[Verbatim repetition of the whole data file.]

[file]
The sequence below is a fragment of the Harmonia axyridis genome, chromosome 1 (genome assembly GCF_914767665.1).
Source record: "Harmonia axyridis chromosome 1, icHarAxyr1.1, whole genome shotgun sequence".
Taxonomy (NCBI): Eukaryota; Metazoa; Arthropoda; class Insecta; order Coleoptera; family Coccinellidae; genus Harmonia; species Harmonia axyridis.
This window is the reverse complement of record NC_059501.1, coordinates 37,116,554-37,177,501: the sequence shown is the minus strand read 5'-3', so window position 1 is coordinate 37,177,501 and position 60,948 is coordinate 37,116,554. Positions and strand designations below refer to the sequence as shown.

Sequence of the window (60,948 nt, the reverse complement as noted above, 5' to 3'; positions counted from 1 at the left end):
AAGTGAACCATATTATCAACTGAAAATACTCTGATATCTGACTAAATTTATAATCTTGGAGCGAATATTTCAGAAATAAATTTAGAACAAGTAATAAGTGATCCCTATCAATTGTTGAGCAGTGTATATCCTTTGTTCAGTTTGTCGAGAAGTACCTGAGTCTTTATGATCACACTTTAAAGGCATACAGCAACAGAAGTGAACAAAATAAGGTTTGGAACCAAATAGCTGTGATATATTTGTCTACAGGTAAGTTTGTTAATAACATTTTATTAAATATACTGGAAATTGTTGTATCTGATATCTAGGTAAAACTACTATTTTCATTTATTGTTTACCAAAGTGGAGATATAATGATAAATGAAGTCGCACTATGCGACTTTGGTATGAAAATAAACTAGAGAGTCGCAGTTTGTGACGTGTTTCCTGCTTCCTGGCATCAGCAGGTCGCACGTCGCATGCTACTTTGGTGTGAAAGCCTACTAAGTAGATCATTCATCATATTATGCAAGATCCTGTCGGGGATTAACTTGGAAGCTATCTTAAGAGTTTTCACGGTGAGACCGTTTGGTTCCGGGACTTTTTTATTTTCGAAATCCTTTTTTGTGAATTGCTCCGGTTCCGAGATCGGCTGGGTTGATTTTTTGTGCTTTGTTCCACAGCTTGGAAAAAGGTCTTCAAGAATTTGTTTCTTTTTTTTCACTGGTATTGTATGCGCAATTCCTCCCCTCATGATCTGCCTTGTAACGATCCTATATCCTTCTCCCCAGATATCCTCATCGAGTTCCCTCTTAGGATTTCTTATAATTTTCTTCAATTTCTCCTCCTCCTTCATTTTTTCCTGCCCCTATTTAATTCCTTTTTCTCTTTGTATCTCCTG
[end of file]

The sequence below is a fragment of the Harmonia axyridis genome, chromosome 1 (genome assembly GCF_914767665.1).
Source record: "Harmonia axyridis chromosome 1, icHarAxyr1.1, whole genome shotgun sequence".
Taxonomy (NCBI): Eukaryota; Metazoa; Arthropoda; class Insecta; order Coleoptera; family Coccinellidae; genus Harmonia; species Harmonia axyridis.
This window is the reverse complement of record NC_059501.1, coordinates 37,116,554-37,177,501: the sequence shown is the minus strand read 5'-3', so window position 1 is coordinate 37,177,501 and position 60,948 is coordinate 37,116,554. Positions and strand designations below refer to the sequence as shown.

Sequence of the window (60,948 nt, the reverse complement as noted above, 5' to 3'; positions counted from 1 at the left end):
AAGTGAACCATATTATCAACTGAAAATACTCTGATATCTGACTAAATTTATAATCTTGGAGCGAATATTTCAGAAATAAATTTAGAACAAGTAATAAGTGATCCCTATCAATTGTTGAGCAGTGTATATCCTTTGTTCAGTTTGTCGAGAAGTACCTGAGTCTTTATGATCACACTTTAAAGGCATACAGCAACAGAAGTGAACAAAATAAGGTTTGGAACCAAATAGCTGTGATATATTTGTCTACAGGTAAGTTTGTTAATAACATTTTATTAAATATACTGGAAATTGTTGTATCTGATATCTAGGTAAAACTACTATTTTCATTTATTGTTTACCAAAGTGGAGATATAATGATAAATGAAGTCGCACTATGCGACTTTGGTATGAAAATAAACTAGAGAGTCGCAGTTTGTGACGTGTTTCCTGCTTCCTGGCATCAGCAGGTCGCACGTCGCATGCTACTTTGGTGTGAAAGCCTACTAAGTAGATCATTCATCATATTATGCAAGATCCTGTCGGGGATTAACTTGGAAGCTATCTTAAGAGTTTTCACGGTGAGACCGTTTGGTTCCGGGACTTTTTTATTTTCGAAATCCTTTTTTGTGAATTGCTCCGGTTCCGAGATCGGCTGGGTTGATTTTTTGTGCTTTGTTCCACAGCTTGGAAAAAGGTCTTCAAGAATTTGTTTCTTTTTTTTCACTGGTATTGTATGCGCAATTCCTCCCCTCATGATCTGCCTTGTAACGATCCTATATCCTTCTCCCCAGATATCCTCATCGAGTTCCCTCTTAGGATTTCTTATAATTTTCTTCAATTTCTCCTCCTCCTTCATTTTTTCCTGCCCCTATTTAATTCCTTTTTCTCTTTGTATCTCCTG